The founder of a respected evangelical polling company now works as a senior fellow with one of the most partisan evangelical advocacy groups in Washington, D.C.
Although the Barna Group, which he founded in 1984 as Barna Research, still bears his name, George Barna actually sold the company in 2009. He is listed on the Barna Group’s website as founder but does not appear anywhere else on the site.
What’s also not on the site is the fact that George Barna last year was named a senior fellow with the Family Research Council, which has been designated as a hate group by the Southern Poverty Law Center.
George Barna’s departure from the company he founded and his more recent foray into partisan politics in service of religion has been largely unreported. He landed a role as a professor at Arizona Christian University, a small evangelical school based in Glendale, Ariz. Then in 2021, he also was named to the FRC post, along with Owen Strachan, a former Southern Baptist who previously led the Council on Biblical Manhood and Womanhood, a group that advocates male headship as ordained by God.
Together, they lead the FRC’s new Center for Biblical Worldview.
Barna has written more than 50 books, including New York Times bestsellers. The Barna Group says he “has sold more books based on survey research related to matters of faith than any author in American history.”
Now, he’s lecturing on the idea of “biblical worldview” as a reason for political action.
Last week, he was a keynoter at the FRC’s Pray Vote Stand Summit at First Baptist Church of Atlanta. There, he warned of Americans’ dangerous loss of a “biblical worldview” while giving thanks that America still retains about half its “Colonial” values.
After his talk, he joined FRC President Tony Perkins for a conversation in which Perkins cited Barna’s data on “biblical worldview” as a call to political action, according to a report in Religion Dispatches. Perkins “implores the audience to commit to being a ‘SAGECON’ or ‘spiritually-active, government-engaged conservative.’ According to Barna, SAGECONs are 9% of the American adult population, but had a 99% turnout in the 2020 elections, making them 14% of voters and 30% of Trump’s base.”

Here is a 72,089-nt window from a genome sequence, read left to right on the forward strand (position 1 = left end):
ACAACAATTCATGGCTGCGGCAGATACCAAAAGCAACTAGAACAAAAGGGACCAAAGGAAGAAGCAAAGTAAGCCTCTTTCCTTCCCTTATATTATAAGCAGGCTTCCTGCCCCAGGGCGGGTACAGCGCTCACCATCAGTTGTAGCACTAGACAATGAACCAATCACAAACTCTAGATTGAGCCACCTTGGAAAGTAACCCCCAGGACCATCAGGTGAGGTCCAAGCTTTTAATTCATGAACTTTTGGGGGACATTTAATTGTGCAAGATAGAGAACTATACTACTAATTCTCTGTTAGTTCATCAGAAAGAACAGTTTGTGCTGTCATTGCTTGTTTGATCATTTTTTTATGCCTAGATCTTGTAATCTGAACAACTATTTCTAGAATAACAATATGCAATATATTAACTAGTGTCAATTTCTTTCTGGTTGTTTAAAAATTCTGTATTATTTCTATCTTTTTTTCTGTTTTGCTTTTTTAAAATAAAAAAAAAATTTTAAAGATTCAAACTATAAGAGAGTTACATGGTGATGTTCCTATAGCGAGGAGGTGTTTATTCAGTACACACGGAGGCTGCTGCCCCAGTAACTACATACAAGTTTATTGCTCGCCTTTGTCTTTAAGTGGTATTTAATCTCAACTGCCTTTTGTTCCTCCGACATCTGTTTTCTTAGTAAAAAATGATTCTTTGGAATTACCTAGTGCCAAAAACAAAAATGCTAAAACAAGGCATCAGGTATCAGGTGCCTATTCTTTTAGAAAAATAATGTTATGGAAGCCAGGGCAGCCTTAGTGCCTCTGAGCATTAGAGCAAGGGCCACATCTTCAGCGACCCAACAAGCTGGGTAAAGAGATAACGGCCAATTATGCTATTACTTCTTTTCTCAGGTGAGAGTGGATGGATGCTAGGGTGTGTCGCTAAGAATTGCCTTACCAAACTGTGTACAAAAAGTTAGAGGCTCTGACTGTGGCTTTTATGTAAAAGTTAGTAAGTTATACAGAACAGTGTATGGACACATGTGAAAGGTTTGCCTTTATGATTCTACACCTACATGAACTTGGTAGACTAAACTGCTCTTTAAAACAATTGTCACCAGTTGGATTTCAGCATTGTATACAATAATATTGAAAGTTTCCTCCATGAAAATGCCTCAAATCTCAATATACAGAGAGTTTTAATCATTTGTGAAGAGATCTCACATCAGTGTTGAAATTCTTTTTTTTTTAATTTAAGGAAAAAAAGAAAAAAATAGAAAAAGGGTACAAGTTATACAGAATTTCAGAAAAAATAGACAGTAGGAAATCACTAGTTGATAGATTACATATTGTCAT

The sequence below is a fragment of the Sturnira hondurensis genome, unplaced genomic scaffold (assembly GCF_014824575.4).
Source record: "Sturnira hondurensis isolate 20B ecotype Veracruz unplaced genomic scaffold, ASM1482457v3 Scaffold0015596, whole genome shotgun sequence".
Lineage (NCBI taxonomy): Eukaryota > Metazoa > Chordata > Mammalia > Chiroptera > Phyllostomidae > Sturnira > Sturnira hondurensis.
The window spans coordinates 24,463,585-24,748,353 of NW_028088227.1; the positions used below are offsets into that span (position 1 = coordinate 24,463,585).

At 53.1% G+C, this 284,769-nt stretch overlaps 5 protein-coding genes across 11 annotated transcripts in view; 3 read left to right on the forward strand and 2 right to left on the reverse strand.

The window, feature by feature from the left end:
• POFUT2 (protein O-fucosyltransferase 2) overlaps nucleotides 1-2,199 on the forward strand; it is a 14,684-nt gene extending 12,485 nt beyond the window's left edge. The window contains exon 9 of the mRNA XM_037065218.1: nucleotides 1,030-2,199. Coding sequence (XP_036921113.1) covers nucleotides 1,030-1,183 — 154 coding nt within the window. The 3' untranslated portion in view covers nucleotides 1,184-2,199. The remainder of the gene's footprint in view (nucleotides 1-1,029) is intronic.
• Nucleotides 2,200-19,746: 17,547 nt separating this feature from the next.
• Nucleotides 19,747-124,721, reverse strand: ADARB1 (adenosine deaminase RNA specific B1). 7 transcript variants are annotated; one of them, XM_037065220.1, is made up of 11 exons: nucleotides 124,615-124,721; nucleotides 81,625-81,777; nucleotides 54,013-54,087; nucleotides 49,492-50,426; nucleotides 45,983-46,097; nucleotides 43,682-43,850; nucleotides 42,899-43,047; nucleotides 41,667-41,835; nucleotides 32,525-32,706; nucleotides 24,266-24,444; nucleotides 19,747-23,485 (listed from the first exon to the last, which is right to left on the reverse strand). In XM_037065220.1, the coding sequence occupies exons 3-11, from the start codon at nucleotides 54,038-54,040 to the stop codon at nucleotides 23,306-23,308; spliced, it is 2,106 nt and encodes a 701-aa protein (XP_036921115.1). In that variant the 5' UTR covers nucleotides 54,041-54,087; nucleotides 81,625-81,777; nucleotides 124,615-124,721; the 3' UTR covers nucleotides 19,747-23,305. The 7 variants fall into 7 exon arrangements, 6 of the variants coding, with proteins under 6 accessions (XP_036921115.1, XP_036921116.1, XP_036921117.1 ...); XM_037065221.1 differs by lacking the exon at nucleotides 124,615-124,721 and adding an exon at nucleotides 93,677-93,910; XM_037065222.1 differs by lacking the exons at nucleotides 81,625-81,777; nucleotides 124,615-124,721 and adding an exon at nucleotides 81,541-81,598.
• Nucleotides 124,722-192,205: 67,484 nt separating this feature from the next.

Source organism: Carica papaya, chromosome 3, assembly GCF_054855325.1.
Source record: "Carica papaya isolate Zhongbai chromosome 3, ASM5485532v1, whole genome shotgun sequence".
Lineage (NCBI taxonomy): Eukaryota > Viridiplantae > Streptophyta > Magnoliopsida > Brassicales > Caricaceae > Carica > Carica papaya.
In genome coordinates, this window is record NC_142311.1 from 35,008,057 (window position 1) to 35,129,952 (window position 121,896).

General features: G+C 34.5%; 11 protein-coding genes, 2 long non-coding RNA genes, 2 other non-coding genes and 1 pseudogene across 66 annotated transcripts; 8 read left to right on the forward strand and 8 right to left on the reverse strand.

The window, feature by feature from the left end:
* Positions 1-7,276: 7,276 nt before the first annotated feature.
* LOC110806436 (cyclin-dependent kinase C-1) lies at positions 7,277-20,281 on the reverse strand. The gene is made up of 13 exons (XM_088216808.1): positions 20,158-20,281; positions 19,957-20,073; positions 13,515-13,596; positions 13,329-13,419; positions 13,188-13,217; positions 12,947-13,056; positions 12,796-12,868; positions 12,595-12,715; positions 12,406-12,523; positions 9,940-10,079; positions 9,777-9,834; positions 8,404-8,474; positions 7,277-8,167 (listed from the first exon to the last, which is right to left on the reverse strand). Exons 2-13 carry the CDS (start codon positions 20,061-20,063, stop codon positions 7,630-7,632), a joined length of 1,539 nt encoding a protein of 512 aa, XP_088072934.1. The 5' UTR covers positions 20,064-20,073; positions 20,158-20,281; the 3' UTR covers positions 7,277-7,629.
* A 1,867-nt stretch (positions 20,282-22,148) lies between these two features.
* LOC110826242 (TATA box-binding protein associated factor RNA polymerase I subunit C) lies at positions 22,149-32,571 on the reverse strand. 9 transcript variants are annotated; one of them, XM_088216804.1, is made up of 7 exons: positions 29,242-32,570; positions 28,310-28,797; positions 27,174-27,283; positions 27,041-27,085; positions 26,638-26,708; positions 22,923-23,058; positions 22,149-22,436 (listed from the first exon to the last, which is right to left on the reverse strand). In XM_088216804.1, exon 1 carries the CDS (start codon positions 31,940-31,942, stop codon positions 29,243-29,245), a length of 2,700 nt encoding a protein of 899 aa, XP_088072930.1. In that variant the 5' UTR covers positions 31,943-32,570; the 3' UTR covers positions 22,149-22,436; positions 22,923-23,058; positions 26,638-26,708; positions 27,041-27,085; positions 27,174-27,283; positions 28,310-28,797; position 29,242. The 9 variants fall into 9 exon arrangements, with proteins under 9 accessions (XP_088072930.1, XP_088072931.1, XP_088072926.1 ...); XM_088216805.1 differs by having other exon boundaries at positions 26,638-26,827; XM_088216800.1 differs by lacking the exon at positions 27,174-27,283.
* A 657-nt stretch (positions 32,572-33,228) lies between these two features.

FRC said in announcing creation of the Center for Biblical Worldview that one purpose was to “train Bible-believing Christians to advance and defend the faith in the workplace, in the schools, in their communities and in the public square.”
It added: “Barna’s surveys and research will play a key part in the … response to declining biblical literacy among Christians by sponsoring new initiatives to revive and cultivate a biblical worldview among believers.”
The Barna Group built its reputation originally on George Barna’s research, which for years has been taken as gospel truth by pastors and church leaders. His notion of a “biblical worldview,” however, has caused some scholars to question what appears to be a self-defining reality. Who gets to define what is a “biblical” worldview, they ask.
Upon his hiring by FRC, George Barna said: “I am excited to work more closely with FRC to apply the research findings in ways that help to transform individuals’ lives and American culture. Given FRC’s track record of making a difference in our society based upon its unwavering commitment to biblical principles, I look forward to an effective and fruitful partnership using research to guide our efforts.”
His notion of a “biblical worldview,” however, has caused some scholars to question what appears to be a self-defining reality.
Strachan likened their work to cultivating in Christians “a godly mind.” He explained: “This project is vital beyond words. If Christians do not form a biblical worldview in evil days like these, they represent sitting ducks. But when believers are trained by churches and other strengthening institutions like FRC to think in a distinctly biblical way, they cease to be an easy target. They learn to think unto God, reason from the Scriptures, and proclaim the excellency of Christ in a world that hates him.”
Meanwhile, the Barna Group appears to have ceded the “biblical worldview” market to its founder. A search of the company’s website for that exact phrase pulls up mainly older articles.
The organization and its founder still share a name, but the two apparently do not share the same obsession.
Related articles from BNG’s worldview series by Jacob Alan Cook: